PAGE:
Students and faculty at Loyola Marymount University met with United Nations Secretary-General Ban Ki-moon this month when he came to campus to accept an honorary Doctor of Humane Letters. The degree conferral was sponsored by the Bellarmine College of Liberal Arts and Asia Media International, and took place on Wednesday, April 6.
The honorary degree recognized Ban’s lifelong commitment to the global common good, first as a diplomat in his native South Korea, and later as head of the United Nations, a role he has served since 2007.
In his remarks at the degree conferral, Ban lauded the university’s commitment to developing a spirit of global citizenship among its students and faculty – including our newly established World Policy Institute at LMU and Asia Media International, a student-run news outlet that covers Asian news, politics, and culture.
He also urged students to use a global imagination as they begin their professional lives. “Whatever path you choose, the world needs you to show allegiance not just to your immediate family, community or nation, but to the wider global community,” he said.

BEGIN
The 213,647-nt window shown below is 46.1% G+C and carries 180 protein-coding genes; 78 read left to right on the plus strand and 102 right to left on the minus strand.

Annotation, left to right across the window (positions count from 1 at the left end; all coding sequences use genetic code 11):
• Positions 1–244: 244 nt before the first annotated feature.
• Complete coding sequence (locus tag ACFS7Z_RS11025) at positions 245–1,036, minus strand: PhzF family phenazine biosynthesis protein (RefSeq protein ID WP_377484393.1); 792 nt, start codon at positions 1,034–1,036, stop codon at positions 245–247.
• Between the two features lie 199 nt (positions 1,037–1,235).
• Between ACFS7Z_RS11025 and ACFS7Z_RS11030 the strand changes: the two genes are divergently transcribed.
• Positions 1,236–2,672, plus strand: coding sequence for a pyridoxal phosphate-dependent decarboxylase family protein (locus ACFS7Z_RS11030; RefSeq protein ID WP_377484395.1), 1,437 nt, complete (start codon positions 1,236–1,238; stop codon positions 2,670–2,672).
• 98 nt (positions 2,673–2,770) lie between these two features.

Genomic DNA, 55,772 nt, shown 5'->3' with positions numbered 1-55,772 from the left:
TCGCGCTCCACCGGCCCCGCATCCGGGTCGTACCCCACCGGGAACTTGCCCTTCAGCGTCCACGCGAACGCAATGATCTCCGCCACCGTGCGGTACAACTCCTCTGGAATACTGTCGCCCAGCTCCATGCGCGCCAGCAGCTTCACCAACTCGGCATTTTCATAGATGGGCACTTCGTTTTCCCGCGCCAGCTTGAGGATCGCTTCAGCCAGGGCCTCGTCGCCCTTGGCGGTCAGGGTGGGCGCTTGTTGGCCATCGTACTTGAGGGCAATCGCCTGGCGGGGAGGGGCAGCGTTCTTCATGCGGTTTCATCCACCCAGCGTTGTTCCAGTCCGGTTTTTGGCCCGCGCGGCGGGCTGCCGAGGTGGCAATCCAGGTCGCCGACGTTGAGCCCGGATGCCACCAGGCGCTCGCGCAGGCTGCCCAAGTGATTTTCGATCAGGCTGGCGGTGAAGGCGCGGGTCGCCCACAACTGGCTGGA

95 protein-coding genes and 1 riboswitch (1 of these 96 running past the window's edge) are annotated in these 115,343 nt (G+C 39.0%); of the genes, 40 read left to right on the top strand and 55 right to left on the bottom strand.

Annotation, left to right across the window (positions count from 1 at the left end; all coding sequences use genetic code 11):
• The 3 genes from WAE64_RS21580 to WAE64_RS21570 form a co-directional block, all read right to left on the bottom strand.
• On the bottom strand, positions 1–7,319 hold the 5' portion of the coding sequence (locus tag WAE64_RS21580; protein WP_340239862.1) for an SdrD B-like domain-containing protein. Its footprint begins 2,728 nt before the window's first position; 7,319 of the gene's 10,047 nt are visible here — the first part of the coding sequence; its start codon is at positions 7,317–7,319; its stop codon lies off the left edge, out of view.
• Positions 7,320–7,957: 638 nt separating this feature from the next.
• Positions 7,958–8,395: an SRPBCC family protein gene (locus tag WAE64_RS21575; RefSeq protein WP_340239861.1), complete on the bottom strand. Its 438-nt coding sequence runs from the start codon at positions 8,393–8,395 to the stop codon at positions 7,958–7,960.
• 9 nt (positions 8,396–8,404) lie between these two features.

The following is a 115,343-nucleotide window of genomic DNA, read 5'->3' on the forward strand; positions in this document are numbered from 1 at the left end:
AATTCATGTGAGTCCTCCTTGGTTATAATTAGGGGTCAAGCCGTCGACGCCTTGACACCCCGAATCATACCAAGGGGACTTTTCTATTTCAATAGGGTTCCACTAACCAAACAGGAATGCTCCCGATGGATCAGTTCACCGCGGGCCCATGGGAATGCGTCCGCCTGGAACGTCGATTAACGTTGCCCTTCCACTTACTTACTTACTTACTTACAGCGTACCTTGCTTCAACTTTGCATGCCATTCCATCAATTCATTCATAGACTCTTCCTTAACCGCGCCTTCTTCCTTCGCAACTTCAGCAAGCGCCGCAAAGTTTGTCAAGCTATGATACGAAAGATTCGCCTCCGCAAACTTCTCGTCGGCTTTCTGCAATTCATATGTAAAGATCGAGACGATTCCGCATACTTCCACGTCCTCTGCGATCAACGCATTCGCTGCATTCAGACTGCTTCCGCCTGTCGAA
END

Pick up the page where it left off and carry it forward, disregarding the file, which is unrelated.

Ban received an introduction from his longtime friend, Tom Plate, the Distinguished Scholar of Asian and Pacific Studies and director of Asia Media International. Plate and Ban first met when Ban was an official in the Korean Ministry of Foreign Affairs and Plate was a journalist covering East Asia.
Following the ceremony, Plate arranged for a select group of LMU students and faculty to meet Ban for a conversation in which Ban fielded questions on foreign policy and his role at the U.N.
For Lamiya Shabbir ’17, who is from Pakistan, meeting Ban was an honor. “Talking to him about my country and people affected by terrorism was the highlight of the day for me,” she said. “What inspired me most was how passionate he is about world peace.” Shabbir is a political science major and a staff writer at Asia Media.
Plate said it was characteristic of Ban’s generosity that he was willing to meet and engage LMU students. “I always encourage my students to consider international public service, whether the foreign service or international NGOs,” Plate said. “It’s not the path to riches but it’s the path to rich life. And Ban made the case so clearly.”